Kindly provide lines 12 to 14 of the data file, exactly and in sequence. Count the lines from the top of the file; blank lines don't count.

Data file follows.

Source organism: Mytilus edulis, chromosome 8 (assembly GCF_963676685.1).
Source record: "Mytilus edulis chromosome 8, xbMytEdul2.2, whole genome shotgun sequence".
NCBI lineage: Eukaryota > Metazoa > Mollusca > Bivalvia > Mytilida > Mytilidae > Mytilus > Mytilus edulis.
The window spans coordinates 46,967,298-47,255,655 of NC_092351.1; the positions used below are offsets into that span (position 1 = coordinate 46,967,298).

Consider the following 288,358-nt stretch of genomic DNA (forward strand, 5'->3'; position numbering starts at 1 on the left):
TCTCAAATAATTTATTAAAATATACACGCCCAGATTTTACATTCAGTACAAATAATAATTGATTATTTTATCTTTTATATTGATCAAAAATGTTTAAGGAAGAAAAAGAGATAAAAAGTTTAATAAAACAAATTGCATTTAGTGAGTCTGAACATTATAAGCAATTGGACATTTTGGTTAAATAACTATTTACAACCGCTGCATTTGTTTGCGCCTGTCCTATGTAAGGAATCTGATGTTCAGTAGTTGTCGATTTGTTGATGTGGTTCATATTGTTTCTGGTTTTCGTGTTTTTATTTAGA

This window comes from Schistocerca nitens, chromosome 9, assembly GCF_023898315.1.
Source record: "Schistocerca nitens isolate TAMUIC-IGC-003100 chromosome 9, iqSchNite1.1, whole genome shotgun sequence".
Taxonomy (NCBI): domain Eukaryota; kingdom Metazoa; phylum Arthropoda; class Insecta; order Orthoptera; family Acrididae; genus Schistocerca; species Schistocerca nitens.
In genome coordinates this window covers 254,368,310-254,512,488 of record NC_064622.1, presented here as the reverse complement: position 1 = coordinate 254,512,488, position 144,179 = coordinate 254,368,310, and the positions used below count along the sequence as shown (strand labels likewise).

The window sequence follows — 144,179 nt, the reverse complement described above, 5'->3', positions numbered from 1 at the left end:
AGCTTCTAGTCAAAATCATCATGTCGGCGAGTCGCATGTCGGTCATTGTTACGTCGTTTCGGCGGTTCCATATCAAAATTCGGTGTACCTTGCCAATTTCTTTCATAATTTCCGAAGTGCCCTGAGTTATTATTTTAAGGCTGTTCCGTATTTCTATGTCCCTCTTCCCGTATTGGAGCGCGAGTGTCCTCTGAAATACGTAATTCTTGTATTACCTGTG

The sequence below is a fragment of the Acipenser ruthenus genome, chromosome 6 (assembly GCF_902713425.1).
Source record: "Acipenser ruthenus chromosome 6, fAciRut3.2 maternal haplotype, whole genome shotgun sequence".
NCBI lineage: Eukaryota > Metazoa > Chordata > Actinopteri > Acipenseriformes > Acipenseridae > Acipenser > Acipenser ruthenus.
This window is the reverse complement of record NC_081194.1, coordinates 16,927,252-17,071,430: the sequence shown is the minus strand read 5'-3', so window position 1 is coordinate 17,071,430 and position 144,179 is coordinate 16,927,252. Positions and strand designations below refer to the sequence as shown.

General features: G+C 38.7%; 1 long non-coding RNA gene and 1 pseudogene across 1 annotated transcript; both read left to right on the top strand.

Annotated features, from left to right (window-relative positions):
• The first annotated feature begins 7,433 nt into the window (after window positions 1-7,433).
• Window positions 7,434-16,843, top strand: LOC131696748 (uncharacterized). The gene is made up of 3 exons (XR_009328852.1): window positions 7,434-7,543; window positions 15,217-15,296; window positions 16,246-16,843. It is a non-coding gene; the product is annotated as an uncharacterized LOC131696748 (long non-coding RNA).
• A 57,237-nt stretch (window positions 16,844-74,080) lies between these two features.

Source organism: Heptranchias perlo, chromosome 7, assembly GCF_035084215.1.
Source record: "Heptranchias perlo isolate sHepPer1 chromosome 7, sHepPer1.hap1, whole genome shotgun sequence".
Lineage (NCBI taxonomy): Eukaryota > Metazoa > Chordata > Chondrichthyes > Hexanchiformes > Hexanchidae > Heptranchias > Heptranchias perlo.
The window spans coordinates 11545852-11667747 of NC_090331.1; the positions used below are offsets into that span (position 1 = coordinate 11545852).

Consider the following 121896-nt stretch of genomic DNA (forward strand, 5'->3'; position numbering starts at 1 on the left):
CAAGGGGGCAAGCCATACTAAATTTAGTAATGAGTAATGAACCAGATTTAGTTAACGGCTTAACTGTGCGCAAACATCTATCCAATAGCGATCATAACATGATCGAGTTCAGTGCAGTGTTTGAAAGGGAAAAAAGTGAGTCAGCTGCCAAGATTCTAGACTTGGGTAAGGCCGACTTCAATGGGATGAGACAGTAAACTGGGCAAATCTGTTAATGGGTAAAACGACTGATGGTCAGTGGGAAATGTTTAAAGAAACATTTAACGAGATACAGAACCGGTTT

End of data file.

AGCTTCTAGTCAAAATCATCATGTCGGCGAGTCGCATGTCGGTCATTGTTACGTCGTTTCGGCGGTTCCATATCAAAATTCGGTGTACCTTGCCAATTTCTTTCATAATTTCCGAAGTGCCCTGAGTTATTATTTTAAGGCTGTTCCGTATTTCTATGTCCCTCTTCCCGTATTGGAGCGCGAGTGTCCTCTGAAATACGTAATTCTTGTATTACCTGTG

The sequence below is a fragment of the Acipenser ruthenus genome, chromosome 6 (assembly GCF_902713425.1).
Source record: "Acipenser ruthenus chromosome 6, fAciRut3.2 maternal haplotype, whole genome shotgun sequence".